In a globalised world, the ability to understand and adapt to different cultures and markets is increasingly important. Cultural sensitivity is vital in understanding varying customer needs, buying behaviours, risk appetites and business philosophies across different countries.

In recent years, many Chinese companies have begun to invest overseas, especially in resources, like oil, gas and agriculture. As their banker and business partner, we have to follow them to “go overseas” (走出去) in different geographies and industrial sectors in order for them to explore new business opportunities. Hence, it is important for us to develop a global talent pool to cater for international operations that span many borders.

However, while it is important for a global leader to adapt, it is also important to stay authentic and differentiated. I remember that my boss encouraged me from that start not to be completely assimilated (同化) into Chinese culture. He knew that I had experience working in diverse markets like New York, Singapore, Hong Kong and Tokyo and had a much more direct communication style than most Chinese. It was these differentiators that allowed me to make the biggest contribution to the bank. As a task-oriented Singaporean with international banking experience, I helped drive transformation within the bank, and as a result we now provide financial products and services that are on par with our global competitors.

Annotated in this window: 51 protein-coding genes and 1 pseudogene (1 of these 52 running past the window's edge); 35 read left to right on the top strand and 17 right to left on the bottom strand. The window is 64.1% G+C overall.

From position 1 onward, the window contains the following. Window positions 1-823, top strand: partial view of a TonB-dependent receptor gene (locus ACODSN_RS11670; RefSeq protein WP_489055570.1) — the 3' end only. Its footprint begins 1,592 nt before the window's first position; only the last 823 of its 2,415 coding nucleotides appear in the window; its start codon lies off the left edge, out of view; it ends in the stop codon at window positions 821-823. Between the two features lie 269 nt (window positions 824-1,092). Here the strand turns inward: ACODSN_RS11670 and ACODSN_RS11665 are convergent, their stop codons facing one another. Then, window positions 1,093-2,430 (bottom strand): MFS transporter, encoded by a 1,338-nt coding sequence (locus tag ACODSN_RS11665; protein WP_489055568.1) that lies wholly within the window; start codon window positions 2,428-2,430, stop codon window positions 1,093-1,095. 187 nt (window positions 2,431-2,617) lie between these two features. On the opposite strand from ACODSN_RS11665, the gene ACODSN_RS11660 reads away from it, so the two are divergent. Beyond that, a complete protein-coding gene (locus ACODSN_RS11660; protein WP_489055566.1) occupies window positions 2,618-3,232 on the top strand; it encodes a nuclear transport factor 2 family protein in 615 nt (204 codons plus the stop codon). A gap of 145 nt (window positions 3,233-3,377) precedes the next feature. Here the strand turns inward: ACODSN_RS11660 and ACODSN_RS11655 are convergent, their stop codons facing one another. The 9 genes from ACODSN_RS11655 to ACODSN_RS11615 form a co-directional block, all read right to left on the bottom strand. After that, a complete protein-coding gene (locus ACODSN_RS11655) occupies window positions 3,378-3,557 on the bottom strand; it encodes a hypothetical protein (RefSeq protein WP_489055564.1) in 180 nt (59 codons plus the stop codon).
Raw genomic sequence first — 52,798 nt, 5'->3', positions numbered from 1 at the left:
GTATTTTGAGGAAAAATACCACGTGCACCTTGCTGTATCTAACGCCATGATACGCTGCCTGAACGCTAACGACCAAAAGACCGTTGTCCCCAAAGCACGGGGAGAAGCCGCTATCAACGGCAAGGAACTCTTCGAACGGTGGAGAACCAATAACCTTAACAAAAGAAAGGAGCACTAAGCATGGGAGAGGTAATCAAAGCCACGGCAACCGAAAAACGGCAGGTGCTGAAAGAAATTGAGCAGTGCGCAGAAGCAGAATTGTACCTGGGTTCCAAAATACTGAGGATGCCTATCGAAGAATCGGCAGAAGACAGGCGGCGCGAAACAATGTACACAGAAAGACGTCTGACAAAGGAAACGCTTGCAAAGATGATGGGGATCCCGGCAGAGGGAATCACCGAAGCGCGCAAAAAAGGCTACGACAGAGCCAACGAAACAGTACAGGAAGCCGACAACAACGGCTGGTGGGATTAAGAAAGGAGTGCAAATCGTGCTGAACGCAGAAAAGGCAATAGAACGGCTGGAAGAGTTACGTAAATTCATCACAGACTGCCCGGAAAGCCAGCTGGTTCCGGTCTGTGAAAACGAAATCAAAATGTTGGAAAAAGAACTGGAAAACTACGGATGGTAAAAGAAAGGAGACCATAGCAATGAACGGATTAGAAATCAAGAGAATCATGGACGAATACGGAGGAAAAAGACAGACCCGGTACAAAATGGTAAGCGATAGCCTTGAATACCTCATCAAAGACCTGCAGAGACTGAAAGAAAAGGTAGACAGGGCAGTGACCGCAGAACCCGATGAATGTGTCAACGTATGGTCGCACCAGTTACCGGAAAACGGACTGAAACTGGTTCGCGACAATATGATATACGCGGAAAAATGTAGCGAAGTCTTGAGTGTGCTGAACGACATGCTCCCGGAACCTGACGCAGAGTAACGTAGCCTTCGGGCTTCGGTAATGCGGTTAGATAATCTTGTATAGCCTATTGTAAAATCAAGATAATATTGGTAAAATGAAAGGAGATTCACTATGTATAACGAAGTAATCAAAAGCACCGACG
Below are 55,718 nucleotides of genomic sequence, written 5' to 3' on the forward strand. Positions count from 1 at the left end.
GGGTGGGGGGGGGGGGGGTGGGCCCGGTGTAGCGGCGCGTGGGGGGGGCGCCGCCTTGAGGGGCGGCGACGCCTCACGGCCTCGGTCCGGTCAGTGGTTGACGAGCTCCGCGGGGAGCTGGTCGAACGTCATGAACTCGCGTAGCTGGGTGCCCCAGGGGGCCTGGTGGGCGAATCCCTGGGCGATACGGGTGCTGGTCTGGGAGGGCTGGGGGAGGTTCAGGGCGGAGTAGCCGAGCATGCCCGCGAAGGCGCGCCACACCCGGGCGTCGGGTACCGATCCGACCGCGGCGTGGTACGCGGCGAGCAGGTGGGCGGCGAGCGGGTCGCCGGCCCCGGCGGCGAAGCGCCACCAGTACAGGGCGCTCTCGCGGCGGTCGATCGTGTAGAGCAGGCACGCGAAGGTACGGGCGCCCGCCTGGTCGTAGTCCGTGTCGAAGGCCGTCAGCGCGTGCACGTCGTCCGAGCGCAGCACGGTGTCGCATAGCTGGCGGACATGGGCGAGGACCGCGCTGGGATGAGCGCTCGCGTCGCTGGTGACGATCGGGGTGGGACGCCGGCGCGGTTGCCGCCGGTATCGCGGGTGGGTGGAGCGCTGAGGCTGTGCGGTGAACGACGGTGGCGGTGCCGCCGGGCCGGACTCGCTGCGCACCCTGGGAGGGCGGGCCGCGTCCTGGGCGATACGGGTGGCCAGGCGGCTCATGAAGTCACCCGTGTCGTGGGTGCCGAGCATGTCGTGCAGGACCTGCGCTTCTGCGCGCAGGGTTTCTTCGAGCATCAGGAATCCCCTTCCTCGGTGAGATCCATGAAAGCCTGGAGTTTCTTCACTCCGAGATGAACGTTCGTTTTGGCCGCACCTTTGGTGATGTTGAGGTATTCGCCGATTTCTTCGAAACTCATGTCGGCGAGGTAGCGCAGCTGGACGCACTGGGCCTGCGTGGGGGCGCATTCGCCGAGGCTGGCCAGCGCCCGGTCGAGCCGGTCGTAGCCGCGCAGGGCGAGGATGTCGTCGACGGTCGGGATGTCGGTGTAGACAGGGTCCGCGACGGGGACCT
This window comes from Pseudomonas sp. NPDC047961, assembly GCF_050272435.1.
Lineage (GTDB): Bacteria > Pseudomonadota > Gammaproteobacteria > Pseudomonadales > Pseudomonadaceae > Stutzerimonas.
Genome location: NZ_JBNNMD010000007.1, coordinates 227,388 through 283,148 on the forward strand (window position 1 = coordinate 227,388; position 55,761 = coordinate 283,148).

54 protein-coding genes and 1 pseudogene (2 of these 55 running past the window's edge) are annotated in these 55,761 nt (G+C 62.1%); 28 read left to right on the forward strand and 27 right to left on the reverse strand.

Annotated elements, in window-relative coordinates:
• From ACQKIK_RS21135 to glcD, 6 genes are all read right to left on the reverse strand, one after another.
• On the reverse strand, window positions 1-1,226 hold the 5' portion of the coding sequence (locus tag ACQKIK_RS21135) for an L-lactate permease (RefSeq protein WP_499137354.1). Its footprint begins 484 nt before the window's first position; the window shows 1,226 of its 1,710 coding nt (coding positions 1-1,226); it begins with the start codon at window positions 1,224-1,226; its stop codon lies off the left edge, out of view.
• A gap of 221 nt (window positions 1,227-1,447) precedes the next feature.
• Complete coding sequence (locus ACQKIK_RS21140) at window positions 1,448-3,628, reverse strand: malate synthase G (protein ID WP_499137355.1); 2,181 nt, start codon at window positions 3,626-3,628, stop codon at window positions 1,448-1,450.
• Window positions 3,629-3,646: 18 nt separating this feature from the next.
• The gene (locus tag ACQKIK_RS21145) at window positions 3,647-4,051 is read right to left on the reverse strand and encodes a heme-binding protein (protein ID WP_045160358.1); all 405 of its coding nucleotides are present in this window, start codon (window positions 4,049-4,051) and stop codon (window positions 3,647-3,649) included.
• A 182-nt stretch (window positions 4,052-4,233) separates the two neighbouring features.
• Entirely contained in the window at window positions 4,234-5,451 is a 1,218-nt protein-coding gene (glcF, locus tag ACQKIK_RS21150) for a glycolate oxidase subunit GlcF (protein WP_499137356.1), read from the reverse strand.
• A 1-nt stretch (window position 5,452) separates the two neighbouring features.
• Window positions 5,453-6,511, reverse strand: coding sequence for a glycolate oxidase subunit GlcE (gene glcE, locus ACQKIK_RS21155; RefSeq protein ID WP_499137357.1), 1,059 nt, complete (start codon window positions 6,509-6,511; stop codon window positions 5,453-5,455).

Indeed, I am told that it is my direct, ‘hands-on’ and ‘lead-from-the-front’ management style that helped win the bank’s first RMB bond mandate from a global European motor company. I am of the opinion that my willingness to drive change – but in a patient manner – has made the biggest difference to our business. I also believe that global leaders must possess both an international mindset as well as local intelligence. Global leaders need to adapt, but stay authentic.

Leadership styles in China and Singapore

The Chinese corporate culture is deeply influenced by Confucianism. The emphasis is on building relationships and trust first, before effective business transactions can take place.

Collective decision-making is one of the common features amongst most Chinese companies. It may take a longer time to discuss and address all relevant issues, but with persistence and patience the chance of successful execution is much higher.